Consult your neighbors before you begin any pre-sale prep work, especially if that work is to be done on your home’s exterior. Try to minimize any negative effect your home improvement might have on those living nearby. Your porch needs some repair? Schedule the carpenter to come midday during the workweek, when your neighbors are least likely to be enjoying their own outdoor living space. As you set out to sell, the last thing you need is fresh resentment emerging.

Slideshow: 7 Renovation Tips to Boost Resale

Be on the Same Page. Potential buyers may poll your neighbors about touchy topics like the local flood history. It’s smart to inform your neighbors about how you are handling such questions. If you have fixed notorious problems known to your neighborhood, take care to bring everyone up to speed on your home’s current condition. Neighbors may need to be reminded of the investment you’ve put into the place, especially if it has a troubled history (e.g., foreclosure).

Share your pricing rationale with neighbors, and if appropriate, reveal the details of your appraisal. After all, even your most entrenched neighbors will sell their respective homes one day, and that means they are likely to be curious. Since your asking price and sale price will be a matter of public record eventually, there’s no advantage to playing coy.

Last but not least—assuming you can find a sensitive way to broach the subject—consider offering to pay for services, such as dog walking or landscaping, that would offset the effect of your neighbors on the appearance of your own property.

How To: Figure Out What Your House Is Worth

Curiosity is not least among the many reasons you might wish to estimate the value of your home. Fortunately, a number of online tools can help you pinpoint what your property is worth today.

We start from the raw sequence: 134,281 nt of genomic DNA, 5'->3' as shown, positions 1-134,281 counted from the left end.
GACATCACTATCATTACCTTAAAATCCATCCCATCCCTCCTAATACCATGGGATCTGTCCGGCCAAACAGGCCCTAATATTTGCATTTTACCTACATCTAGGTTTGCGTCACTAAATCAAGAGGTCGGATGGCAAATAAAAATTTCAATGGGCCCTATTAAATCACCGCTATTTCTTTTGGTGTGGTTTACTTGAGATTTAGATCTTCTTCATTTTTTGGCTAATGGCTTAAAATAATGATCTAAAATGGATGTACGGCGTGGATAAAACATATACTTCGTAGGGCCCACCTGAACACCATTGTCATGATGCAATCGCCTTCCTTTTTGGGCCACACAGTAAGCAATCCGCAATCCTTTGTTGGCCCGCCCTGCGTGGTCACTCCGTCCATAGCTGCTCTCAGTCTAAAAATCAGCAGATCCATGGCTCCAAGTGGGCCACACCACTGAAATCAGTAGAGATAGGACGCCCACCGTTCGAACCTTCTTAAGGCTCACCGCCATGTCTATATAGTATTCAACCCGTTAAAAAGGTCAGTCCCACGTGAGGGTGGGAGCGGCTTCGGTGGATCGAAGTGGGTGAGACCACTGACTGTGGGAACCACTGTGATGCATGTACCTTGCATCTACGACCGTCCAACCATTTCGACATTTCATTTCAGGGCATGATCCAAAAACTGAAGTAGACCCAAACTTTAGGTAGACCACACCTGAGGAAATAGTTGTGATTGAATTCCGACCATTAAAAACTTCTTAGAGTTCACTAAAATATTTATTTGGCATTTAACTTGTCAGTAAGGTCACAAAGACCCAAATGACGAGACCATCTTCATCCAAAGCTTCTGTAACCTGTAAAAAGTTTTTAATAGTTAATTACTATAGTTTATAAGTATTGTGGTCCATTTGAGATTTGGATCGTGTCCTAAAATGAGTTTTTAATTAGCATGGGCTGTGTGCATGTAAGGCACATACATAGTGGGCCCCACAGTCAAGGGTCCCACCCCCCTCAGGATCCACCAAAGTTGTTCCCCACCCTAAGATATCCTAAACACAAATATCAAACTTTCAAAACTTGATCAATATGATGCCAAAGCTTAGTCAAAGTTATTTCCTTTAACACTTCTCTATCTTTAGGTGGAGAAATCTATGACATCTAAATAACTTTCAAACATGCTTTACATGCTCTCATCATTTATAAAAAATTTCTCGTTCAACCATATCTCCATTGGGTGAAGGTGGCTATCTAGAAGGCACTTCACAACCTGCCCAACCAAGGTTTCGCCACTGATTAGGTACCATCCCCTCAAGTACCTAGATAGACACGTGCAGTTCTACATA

Estimate Home Value


If you’re refinancing or selling your home and wish to find its estimated value, a handful of online tools can help you. While it’s true that a lender will only accept the valuation of a formal appraisal, any of the following sources can give you a pretty good idea of what your house is worth today:

• Chase Bank Home Value Estimator allows you to print out a summary, detailing the different factors that decided the estimated value of your home.

• Property Shark valuations include recent asking prices and a very useful FEMA flood zone map.

• A Zillow “Zestimate” relies on a proprietary formula, which combines public and user-submitted data to estimate the current market value of your home.

• RealQuest is the consumer snapshot version of the industrial-strength data crunched by CoreLogic. (A report costs $49.)

As part of estimating your home’s value, Be sure that any market “comparables” you consider are reflective of the very latest information, and that includes pending sales (transactions that are underway but have not yet been finalized).

Until a sale has been closed and registered in the public property records database—a process that can take eight weeks or more—the are only two ways to obtain specifics on pending sales.

One way is through real estate agents, who have access to pending sales data by virtue of membership to multiple listing services. The second way is to seek out your neighbors who in the process of selling and ask them directly. The latter may seem a tad direct, but it’ll all be a matter of public record soon, anyway!